TITUSVILLE - The TICO Warbird Airshow is expected to continue today even as National Transportation Safety Board officials arrive to investigate the death of an air show participant in a fiery crash Friday afternoon.
Authorities believe the pilot, Gainesville attorney Eilon Krugman-Kadi, died on impact when the L-39 Russian trainer jet he was flying crashed at 2:43 p.m. Friday on the northwest end of the east-west runway at Space Coast Regional Airport in rural Titusville. The 58-year-old is identified on the air show's program as a former Israeli fighter pilot.
The Federal Aviation Administration began investigating the crash Friday, Titusville Police Department spokesman Sgt. Todd Hutchinson said. Authorities on Friday did not say what might have caused the crash.
Linda McMullen, Krugman-Kadi's longtime girlfriend and mother of his 3-year-old daughter, Hanna, was taking a nap with her daughter at a nearby hotel when the crash occurred.
"He always said if he was going to go, he wanted to go doing something he loved," she said. "And he loved to fly. He was like a little boy."
He has two other children in Gainesville, Shane and Talia, both in their 20s.
The show, which was scheduled to begin at 1 p.m. but was delayed by high winds and rain, had resumed at 2:30 p.m. after skies had cleared. The event is in its 30th year.
Krugman-Kadi's jet was the second performance of the show, and he had just begun his aerobatics. Witnesses said the jet was completing a loop but appeared as if it did not have enough altitude to complete the maneuver.
"It crashed, it crashed," said spectator Tom Erikson of Melbourne seconds after the plane went down. Billowing clouds of black smoke appeared moments later.
Erikson said the jet was doing a loop, and it looked like the pilot was trying to pull out of it but was too low to the ground.
"I said to myself, 'That looks too low.' Why was he so low to the ground?" Erikson said. "This was a disaster."
Emergency crews, at the air show as a precautionary measure, rushed to the wreckage immediately after the crash.
The air show announcer asked viewers to bring any home video to the announcer's stage so officials could determine what happened.
Many guests left quickly after the wreck.
Teri McMillan of Titusville said she had relatives visiting her from Baltimore who came to the air show with their children. They had to walk away immediately because the children were so upset by the crash.
"You want to have fun. You know this is a reality but . . ." she said, her voice trailing off into tears.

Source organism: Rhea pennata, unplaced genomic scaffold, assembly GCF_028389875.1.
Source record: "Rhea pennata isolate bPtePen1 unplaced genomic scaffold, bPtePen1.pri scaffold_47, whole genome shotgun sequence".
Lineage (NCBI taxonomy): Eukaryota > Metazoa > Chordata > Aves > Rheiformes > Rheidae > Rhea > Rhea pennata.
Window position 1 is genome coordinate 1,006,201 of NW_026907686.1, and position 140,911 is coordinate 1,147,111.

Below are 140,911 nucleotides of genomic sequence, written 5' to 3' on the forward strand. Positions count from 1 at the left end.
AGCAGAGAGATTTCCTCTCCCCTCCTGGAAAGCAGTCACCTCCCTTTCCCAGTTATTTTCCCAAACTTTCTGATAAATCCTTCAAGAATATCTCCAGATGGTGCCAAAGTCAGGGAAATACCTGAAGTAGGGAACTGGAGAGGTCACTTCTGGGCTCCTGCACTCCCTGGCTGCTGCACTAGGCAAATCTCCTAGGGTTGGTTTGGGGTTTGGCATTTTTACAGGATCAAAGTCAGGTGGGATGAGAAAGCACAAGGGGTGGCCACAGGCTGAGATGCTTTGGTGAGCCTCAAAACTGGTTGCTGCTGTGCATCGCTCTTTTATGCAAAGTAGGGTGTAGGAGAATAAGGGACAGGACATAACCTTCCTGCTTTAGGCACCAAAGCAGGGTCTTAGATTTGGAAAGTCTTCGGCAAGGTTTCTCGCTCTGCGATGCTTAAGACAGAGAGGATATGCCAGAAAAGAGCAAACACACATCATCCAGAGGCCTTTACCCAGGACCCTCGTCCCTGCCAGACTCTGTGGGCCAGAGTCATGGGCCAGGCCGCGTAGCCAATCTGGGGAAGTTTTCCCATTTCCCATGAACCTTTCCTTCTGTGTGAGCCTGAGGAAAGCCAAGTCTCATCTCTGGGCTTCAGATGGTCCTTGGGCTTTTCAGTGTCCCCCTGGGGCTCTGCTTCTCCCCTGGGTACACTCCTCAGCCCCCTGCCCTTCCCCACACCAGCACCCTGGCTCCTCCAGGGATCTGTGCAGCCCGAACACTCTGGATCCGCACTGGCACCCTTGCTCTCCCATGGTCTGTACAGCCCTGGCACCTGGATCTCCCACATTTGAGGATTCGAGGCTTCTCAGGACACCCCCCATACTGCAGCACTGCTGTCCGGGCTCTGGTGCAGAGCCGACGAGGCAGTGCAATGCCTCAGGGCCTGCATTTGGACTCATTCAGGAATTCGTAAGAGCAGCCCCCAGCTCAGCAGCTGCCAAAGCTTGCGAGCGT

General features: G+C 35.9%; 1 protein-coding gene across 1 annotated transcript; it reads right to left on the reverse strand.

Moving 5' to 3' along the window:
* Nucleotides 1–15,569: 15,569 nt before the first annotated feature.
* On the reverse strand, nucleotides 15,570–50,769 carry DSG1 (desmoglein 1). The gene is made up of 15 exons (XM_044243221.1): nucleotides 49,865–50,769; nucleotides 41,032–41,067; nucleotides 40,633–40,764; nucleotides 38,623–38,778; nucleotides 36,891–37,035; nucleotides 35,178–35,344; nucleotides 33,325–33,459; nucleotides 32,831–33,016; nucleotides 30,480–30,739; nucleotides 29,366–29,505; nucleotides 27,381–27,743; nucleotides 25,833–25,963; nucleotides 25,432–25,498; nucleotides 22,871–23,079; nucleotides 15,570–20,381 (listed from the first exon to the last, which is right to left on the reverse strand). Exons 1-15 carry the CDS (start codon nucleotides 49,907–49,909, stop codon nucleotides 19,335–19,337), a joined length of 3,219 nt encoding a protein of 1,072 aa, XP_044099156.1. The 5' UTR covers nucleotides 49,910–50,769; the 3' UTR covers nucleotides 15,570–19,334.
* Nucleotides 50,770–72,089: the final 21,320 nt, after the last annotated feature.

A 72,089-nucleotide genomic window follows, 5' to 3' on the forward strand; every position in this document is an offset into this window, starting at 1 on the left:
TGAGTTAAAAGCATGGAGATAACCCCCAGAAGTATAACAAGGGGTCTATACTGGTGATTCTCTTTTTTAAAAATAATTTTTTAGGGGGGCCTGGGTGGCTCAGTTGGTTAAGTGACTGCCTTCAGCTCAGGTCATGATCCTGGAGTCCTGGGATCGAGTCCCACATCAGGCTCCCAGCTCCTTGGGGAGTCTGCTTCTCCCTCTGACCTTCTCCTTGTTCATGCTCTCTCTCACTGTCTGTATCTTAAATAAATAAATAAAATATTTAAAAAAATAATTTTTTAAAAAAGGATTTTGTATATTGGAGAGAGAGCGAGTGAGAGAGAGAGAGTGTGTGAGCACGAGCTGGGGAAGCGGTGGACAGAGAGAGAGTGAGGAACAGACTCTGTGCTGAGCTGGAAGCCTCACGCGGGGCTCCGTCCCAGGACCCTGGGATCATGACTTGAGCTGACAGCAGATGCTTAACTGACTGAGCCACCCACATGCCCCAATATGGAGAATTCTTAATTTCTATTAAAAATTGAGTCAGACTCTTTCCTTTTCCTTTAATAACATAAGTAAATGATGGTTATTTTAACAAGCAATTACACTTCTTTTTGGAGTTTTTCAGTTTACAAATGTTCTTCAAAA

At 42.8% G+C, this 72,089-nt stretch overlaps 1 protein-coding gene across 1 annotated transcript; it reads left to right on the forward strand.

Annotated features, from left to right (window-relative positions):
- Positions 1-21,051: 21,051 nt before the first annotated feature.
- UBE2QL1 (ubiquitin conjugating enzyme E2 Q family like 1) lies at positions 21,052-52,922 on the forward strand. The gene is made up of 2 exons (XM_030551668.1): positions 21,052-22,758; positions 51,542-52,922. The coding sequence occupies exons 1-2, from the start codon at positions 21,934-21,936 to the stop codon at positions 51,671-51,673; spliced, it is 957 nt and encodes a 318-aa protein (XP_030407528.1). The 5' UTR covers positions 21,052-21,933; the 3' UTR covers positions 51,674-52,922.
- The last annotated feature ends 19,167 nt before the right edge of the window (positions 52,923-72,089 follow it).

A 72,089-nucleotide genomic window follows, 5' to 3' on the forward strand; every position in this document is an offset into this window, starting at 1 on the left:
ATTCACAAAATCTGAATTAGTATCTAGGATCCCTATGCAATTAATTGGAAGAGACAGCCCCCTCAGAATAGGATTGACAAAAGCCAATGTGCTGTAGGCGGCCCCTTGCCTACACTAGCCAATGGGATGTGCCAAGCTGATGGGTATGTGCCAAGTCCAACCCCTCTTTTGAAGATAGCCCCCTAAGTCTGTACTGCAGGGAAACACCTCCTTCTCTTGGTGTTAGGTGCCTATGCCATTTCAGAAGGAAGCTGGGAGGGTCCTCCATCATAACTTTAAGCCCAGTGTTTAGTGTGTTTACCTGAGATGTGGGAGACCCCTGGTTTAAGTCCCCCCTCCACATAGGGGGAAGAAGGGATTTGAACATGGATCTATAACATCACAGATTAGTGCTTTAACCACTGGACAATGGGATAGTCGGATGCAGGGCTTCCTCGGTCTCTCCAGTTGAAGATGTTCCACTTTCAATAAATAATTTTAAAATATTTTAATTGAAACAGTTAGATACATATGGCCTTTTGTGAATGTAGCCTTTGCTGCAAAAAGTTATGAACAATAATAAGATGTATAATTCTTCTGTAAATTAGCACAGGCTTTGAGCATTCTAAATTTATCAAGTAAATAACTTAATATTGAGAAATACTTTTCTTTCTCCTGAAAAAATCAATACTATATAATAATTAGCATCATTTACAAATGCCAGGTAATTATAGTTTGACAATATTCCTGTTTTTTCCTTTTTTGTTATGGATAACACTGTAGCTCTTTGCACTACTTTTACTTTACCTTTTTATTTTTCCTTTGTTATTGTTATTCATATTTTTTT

As an air show vendor, Ken Bolen has seen plenty of jets and wasn't watching Krugman-Kadi's performance closely. But he heard the pitch of the engine change as if the jet was trying hard to power up.
Bolen, a former pilot, said it appeared as if the aircraft lost its lift.
"He just did not have enough power," Bolen said.
Standing atop a car-hauling truck at the Allied Systems railyard near the airport, Drew Hardy watched the L-39 jet swoop over the parking lot just above the treetops -- so close that he could see the pilot's helmet.
"He was within about 100 yards," Hardy said, recalling the aircraft's path as it zoomed toward the airport. "Then he come in at like a 45-degree embankment. And he was coming in fast. I was like, man, now that is a hard turn.
"I took two steps, and it was like, bam! It was the loudest thing I've ever heard."
The Titusville car hauler was working off Tico Road, about a half-mile east of the northern end of the Space Coast Regional Airport runway. He initially thought the explosion was a simulated bomb that was part of the air show.
Across the street from the airport, Helicopter Adventures Inc. co-workers Camilla Aalykke and Anisha Hopkinson walked outside and stood on the sidewalk during the pilot's ill-fated routine. They watched the plane vanish into "a big ball of fire."
"It went up this way and over back again," Aalykke said, gesturing with her hand toward the airport, "and it just went straight down. We couldn't see it until it came out of the clouds and crashed into the trees. Pretty surreal.
"It was a pretty big fireball, way over the treetops," Aalykke continued. "We were looking for the (parachute), and there was no chute. He didn't have time for that, I think."
Hutchinson said there was a brief fire from the crash. A brush truck from the Division of Forestry has been called to the scene so that it could clear a path to the woods for emergency vehicles, he said.